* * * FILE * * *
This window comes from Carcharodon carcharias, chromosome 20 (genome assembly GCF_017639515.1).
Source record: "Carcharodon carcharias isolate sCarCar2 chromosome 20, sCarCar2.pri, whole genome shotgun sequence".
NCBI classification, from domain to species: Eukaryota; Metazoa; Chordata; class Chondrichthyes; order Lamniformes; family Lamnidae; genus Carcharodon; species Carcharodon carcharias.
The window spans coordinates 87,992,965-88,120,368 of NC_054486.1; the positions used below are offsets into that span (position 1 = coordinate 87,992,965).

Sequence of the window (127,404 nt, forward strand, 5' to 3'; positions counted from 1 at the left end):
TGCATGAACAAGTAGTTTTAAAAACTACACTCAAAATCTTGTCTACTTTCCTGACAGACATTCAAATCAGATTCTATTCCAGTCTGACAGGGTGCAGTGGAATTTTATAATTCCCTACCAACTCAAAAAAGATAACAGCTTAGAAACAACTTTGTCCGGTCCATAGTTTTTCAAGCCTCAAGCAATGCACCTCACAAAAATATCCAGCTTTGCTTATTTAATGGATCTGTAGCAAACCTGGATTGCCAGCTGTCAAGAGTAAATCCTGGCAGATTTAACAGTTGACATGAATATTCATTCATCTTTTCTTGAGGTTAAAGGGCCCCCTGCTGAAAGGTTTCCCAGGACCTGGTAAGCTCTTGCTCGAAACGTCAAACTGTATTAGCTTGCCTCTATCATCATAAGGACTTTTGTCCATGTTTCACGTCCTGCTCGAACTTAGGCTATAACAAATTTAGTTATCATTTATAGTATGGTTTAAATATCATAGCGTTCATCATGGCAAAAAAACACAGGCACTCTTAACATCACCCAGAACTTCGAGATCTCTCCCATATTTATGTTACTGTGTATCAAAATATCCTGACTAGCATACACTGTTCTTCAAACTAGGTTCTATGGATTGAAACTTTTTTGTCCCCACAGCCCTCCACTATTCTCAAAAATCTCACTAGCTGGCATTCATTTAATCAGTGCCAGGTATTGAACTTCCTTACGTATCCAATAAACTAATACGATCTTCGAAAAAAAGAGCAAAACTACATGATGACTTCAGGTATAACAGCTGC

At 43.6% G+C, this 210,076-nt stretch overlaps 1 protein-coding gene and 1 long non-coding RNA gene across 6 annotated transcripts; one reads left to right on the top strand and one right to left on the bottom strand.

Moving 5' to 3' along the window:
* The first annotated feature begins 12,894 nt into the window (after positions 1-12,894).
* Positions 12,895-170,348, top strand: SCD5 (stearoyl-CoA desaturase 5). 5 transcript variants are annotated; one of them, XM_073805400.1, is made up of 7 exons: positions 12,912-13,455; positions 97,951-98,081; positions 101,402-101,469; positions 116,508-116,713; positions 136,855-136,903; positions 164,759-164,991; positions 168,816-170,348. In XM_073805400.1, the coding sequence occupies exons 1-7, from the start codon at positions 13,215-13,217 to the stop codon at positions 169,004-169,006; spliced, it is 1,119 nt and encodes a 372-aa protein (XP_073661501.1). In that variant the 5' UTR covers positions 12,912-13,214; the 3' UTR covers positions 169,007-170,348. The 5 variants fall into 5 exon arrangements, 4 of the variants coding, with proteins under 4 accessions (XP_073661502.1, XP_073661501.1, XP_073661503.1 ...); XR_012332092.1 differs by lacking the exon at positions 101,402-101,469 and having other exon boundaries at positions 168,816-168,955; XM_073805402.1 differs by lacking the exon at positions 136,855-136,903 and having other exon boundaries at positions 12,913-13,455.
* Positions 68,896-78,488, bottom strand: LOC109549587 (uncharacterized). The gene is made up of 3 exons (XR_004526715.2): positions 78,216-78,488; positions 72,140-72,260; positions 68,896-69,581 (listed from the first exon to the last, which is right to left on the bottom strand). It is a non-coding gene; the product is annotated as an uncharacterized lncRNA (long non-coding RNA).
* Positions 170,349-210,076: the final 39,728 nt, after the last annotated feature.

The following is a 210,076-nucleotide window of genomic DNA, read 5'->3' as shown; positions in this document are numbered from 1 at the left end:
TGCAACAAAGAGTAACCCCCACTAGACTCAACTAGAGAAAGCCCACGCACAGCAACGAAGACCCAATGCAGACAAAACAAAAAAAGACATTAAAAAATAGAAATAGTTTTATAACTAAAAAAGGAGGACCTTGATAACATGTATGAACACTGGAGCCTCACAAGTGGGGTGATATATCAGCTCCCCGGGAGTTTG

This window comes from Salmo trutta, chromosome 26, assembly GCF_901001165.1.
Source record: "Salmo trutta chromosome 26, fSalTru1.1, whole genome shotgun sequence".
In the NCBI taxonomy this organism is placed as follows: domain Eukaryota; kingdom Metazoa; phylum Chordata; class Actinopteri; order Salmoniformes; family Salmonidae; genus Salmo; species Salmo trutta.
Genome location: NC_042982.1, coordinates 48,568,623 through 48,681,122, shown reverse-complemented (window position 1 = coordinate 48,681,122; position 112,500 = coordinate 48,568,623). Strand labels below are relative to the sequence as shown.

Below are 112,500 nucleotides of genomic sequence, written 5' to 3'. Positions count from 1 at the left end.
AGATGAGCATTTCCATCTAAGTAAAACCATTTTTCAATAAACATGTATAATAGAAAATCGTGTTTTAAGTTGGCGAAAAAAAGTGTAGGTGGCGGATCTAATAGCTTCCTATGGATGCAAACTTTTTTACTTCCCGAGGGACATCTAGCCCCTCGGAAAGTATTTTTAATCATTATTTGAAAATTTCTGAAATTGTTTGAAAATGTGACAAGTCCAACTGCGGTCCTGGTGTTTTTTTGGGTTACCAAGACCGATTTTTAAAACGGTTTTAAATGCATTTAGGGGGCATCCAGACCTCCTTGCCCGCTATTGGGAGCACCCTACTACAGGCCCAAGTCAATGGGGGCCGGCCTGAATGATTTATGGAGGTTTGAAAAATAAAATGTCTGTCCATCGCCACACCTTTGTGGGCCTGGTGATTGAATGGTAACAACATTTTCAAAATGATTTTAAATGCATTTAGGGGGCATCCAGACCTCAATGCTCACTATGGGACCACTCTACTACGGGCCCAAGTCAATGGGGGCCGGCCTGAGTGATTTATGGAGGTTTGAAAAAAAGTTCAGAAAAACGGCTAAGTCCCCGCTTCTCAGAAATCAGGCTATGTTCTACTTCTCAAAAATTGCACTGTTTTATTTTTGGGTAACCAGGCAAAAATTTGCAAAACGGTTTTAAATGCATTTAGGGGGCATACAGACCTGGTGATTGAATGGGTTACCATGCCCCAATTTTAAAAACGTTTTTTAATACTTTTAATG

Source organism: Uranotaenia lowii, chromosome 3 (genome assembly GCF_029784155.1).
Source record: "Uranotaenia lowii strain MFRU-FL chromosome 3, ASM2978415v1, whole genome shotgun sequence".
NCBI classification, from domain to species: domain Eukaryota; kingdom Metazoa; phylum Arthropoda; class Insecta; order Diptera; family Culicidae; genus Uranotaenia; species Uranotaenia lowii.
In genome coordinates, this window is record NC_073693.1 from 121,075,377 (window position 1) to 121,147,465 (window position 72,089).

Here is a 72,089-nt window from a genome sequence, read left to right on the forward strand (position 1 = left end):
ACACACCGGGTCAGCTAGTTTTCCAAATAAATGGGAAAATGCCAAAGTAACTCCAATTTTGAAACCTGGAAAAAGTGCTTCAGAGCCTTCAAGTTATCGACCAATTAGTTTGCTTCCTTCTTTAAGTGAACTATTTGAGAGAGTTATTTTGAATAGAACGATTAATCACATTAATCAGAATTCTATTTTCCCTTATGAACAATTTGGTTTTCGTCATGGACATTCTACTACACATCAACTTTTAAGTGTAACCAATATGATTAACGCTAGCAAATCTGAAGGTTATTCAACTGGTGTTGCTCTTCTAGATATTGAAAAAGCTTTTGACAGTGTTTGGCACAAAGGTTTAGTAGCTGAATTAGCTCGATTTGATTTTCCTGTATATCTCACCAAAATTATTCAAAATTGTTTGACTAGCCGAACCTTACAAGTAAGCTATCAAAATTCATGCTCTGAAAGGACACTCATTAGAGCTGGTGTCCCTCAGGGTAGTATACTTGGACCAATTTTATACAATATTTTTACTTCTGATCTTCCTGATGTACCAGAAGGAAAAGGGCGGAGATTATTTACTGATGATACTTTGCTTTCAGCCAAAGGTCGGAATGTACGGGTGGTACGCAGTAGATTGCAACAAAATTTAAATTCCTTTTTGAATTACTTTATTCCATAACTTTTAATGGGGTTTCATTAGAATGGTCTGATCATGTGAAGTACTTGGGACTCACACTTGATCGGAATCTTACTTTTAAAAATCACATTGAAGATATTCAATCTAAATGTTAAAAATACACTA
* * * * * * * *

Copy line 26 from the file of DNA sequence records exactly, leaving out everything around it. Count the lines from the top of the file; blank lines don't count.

ACACACCGGGTCAGCTAGTTTTCCAAATAAATGGGAAAATGCCAAAGTAACTCCAATTTTGAAACCTGGAAAAAGTGCTTCAGAGCCTTCAAGTTATCGACCAATTAGTTTGCTTCCTTCTTTAAGTGAACTATTTGAGAGAGTTATTTTGAATAGAACGATTAATCACATTAATCAGAATTCTATTTTCCCTTATGAACAATTTGGTTTTCGTCATGGACATTCTACTACACATCAACTTTTAAGTGTAACCAATATGATTAACGCTAGCAAATCTGAAGGTTATTCAACTGGTGTTGCTCTTCTAGATATTGAAAAAGCTTTTGACAGTGTTTGGCACAAAGGTTTAGTAGCTGAATTAGCTCGATTTGATTTTCCTGTATATCTCACCAAAATTATTCAAAATTGTTTGACTAGCCGAACCTTACAAGTAAGCTATCAAAATTCATGCTCTGAAAGGACACTCATTAGAGCTGGTGTCCCTCAGGGTAGTATACTTGGACCAATTTTATACAATATTTTTACTTCTGATCTTCCTGATGTACCAGAAGGAAAAGGGCGGAGATTATTTACTGATGATACTTTGCTTTCAGCCAAAGGTCGGAATGTACGGGTGGTACGCAGTAGATTGCAACAAAATTTAAATTCCTTTTTGAATTACTTTATTCCATAACTTTTAATGGGGTTTCATTAGAATGGTCTGATCATGTGAAGTACTTGGGACTCACACTTGATCGGAATCTTACTTTTAAAAATCACATTGAAGATATTCAATCTAAATGTTAAAAATACACTA